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UK investigation into Downing Street Covid lockdown parties finds


Prime Minister Boris Johnson leaves 10 Downing Street to make a statement at Parliament on January 31, 2022 in London, England.

Dan Kitwood | Getty Images News | Getty Images

LONDON — The interim findings of an investigation into Covid-19 lockdown-breaking parties at Prime Minister Boris Johnson’s office and residence have sharply criticized the culture in Downing Street.

The 12-page interim report, published in a redacted form Monday on the government’s website, makes clear that lockdown parties “should not have been allowed to take place,” while others “should not have been allowed to develop as they did.”

In a series of damning conclusions, senior civil servant Sue Gray’s partial findings said there were “failures of leadership and judgment by different parts of No 10 and the Cabinet Office at different times” and some of the behavior was “difficult to justify.”

It also found that the excessive consumption of alcohol was “not appropriate in a professional workplace at any time” and some staff had wanted to raise concerns about behavior they witnessed but felt unable to do so.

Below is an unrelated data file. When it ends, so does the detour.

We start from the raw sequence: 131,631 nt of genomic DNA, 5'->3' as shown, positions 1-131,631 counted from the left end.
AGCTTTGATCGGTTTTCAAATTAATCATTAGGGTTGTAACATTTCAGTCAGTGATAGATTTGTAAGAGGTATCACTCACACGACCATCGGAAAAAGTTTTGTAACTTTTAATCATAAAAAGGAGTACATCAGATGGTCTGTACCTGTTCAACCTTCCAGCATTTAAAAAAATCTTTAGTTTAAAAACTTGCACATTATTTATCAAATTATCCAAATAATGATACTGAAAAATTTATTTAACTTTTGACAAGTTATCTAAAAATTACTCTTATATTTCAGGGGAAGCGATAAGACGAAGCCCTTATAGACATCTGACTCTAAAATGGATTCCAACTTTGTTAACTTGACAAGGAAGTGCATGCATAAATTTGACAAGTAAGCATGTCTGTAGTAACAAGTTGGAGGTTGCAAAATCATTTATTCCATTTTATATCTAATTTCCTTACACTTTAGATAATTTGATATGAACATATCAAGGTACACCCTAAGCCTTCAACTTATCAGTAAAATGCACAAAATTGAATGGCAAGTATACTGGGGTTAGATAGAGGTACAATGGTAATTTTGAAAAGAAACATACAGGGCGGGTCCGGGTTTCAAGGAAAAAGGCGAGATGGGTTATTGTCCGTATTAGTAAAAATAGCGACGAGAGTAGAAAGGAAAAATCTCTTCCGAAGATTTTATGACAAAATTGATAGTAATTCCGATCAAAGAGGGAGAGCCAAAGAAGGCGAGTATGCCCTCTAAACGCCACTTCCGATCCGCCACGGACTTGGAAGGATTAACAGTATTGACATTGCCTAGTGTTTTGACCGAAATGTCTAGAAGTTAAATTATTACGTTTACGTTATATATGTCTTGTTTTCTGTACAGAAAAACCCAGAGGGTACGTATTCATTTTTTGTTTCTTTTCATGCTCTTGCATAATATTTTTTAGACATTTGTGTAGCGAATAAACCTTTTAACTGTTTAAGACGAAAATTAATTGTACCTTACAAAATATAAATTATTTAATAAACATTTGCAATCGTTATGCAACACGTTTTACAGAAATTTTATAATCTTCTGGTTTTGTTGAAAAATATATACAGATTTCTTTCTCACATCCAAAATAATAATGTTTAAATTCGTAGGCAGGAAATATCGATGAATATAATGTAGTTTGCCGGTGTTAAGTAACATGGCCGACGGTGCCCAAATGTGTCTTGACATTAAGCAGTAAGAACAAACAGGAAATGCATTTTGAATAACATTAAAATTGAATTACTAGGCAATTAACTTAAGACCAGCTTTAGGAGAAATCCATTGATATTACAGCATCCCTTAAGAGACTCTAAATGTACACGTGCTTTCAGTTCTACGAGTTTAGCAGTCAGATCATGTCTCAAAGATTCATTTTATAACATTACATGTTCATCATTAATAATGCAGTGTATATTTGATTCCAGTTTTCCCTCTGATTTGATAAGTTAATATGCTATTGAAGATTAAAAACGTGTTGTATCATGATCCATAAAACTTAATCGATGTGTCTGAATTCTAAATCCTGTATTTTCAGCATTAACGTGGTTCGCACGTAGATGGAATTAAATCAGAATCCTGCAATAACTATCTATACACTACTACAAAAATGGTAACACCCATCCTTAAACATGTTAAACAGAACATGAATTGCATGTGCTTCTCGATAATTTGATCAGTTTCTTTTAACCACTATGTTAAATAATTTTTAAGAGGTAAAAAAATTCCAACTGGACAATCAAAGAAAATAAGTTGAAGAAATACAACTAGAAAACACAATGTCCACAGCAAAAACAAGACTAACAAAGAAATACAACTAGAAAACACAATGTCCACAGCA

“At least some of the gatherings in question represent a serious failure to observe not just the high standards expected of those working at the heart of Government but also of the standards expected of the entire British population at the time,” the report said.

Gray said it had not been possible to provide a meaningful report after the Metropolitan Police had controversially asked her to make “minimal reference” to parties they are also investigating.

The Met’s move provoked a backlash from British lawmakers who accused the police of attempting to effect the political process and to “whitewash” the report.

After multiple reports of various gatherings and alleged parties in government buildings, the latest disclosure in recent weeks was that an event was held during lockdown to celebrate Johnson’s birthday on June 19, 2020.

Johnson has so far resisted calls to resign from across the political spectrum, despite public anger over the long and growing list of alleged lockdown breaches.

In response to Gray’s interim report, Johnson told lawmakers gathered in the House of Commons that he was sorry for the way the matter had been handled and accepted it was time to review codes of conduct.

“Firstly, I want to say sorry,” Johnson said Monday afternoon. “I’m sorry for the things we simply didn’t get right and also sorry for the way that this matter has been handled.”

Johnson conceded it wasn’t enough to say sorry and said he will create an Office of the Prime Minister, with a permanent secretary.

“I get it and I will fix it,” Johnson said, prompting a chorus of jeers from opposition lawmakers.

Opposition Labour leader Keir Starmer said that “by routinely breaking the rules he set, the prime minister took us all for fools.”

“He gleefully treats what should be a mark of shame as a welcome shield,” Starmer added, noting that Gray’s report shows there are 12 cases that have reached the…


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